The Anatomy of a Great Wine Page
Great web pages don't just happen, they require a lot of thought and planning. What makes the page below great are five specific things.
1) Great Photography
I won't debate bottle vs label images, but every great wine page needs great photography.
People make assumptions about your wine based on how it looks. It doesn't take a professional photographer to notice a picture looks cheap, home made, and poorly done.
High resolution, high quality images will increase your perceived brand value, and high quality photos will increase sales conversion.
PS. I feel bottle shots are better than label shots.
2) Consumer Ratings and Reviews
Your customers want to not only know what professionals think of your wine, they want to know what average people think of your wine.
3) Product Detail (Lots of It)
You may not be methodical (and I prefer to skim rather than read) but a large part of the population is methodical. They prefer to read in detail about your wine, how it was made, all of the content, etc. They make informed decisions and favor a logical approach in data presentation.
Also your search engine marketing team will appreciate extra detail.
4) Social Media Widgets
The return on investment is still out on adding social media widgets (such as tweet this, share this, and other social media widgets) to your page, but we believe that social media does have a positive return.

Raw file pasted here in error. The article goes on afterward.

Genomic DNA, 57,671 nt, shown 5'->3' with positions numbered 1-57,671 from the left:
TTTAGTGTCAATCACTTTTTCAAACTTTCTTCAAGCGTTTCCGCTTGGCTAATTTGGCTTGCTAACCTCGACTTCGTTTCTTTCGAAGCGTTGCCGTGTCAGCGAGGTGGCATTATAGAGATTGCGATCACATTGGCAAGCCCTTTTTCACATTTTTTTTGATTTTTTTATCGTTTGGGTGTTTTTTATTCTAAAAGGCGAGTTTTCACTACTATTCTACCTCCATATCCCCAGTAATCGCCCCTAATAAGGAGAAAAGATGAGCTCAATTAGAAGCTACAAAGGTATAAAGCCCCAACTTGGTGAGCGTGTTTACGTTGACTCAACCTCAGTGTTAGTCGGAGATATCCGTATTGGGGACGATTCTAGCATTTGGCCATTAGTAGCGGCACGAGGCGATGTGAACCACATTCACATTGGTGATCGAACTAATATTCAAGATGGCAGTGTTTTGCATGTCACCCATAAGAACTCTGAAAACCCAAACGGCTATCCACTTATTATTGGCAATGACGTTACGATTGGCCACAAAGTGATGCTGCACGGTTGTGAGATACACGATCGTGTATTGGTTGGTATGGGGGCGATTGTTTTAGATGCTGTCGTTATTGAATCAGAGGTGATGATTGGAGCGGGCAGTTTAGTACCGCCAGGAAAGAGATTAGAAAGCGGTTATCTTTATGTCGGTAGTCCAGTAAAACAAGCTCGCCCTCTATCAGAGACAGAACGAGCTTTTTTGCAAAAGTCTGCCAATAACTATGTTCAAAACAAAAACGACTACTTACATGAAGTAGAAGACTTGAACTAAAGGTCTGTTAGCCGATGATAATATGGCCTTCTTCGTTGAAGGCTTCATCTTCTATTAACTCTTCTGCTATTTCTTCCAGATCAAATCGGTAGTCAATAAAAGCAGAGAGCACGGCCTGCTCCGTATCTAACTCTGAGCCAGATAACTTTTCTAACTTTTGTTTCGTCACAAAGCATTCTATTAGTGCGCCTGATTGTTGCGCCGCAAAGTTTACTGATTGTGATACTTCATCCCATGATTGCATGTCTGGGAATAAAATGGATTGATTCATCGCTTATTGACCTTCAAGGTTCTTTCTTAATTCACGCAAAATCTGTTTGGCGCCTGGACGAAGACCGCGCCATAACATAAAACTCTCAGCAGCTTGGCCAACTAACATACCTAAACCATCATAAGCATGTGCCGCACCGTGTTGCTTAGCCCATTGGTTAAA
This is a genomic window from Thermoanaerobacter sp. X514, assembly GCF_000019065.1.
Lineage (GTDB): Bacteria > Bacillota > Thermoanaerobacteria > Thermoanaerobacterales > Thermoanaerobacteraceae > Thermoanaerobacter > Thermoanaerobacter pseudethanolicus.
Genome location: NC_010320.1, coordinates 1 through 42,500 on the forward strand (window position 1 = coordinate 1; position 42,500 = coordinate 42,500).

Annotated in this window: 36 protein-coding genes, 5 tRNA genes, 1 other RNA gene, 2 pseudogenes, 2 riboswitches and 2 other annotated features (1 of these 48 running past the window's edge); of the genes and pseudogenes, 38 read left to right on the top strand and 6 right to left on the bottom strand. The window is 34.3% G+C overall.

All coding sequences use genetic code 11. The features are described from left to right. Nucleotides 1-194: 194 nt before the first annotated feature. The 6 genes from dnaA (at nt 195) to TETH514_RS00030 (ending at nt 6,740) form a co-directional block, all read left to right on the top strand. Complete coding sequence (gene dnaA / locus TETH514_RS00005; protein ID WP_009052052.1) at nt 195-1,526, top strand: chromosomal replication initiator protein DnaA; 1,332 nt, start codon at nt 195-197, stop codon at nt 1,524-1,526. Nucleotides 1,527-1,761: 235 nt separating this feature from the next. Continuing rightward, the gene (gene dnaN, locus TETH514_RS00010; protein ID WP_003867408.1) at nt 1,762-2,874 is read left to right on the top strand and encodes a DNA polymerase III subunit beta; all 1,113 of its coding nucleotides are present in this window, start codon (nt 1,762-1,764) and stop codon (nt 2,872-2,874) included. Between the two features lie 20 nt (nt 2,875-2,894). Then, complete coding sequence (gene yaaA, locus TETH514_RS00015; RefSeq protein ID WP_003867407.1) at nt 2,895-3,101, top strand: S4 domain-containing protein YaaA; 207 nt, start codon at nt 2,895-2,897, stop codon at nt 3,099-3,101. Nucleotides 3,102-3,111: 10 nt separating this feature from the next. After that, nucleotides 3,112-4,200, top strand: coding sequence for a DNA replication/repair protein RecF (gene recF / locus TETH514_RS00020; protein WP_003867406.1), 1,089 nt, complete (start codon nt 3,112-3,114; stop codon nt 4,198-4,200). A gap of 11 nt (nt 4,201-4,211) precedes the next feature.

While there are an overwhelming amount of social widgets we feel that you should at least have facebook and twitter on each product page (If you're one of our clients, ask us about our new social media bar which includes these widgets for every wine page).
Last but not least is the entire ecommerce piece on your wine page that plays an important part. Pricing and incentives should be clear. The 'add to cart' button should have high contrast. If you have a 'quantity' field it should be pre-populated.
We prefer to put the 'Add to Cart' button near the top of the page. This is to accommodate both people who prefer to make faster decisions, and people who are more methodical.
What do you feel belongs on your wine pages?
But it is difficult to get all the elements in place on a limited budget of time and money. Case in point: Your example. It is only a representative wine page. But still....the wine says "chardonnay", the description says "shiraz" and the varietal says "sauvignon blanc." None of this is at odds with what you say should be done. You are totally right. But getting everything right is not easy and mistakes frequently creep in.
My question looking is who wrote the tasting note. That's one of the most important things I look for. Is it the winemaker who would love anything he made or is it a known critic? I want to know so I know how much credence to lend to the note.
Also it is not clear to me if I am able to post a review. Can I add my thoughts as Brent J (sic) has left his? BTW I'm not sure that I would want to let just anyone comment. One is trying to sell the wine and the last thing you need (and you know it will happen) is someone to post a negative review.
Yes, this sample was just to illustrate important points, and I probably should have paused a bit first. Things that seem funny at first don't always sustain.
When someone figures it out let me know!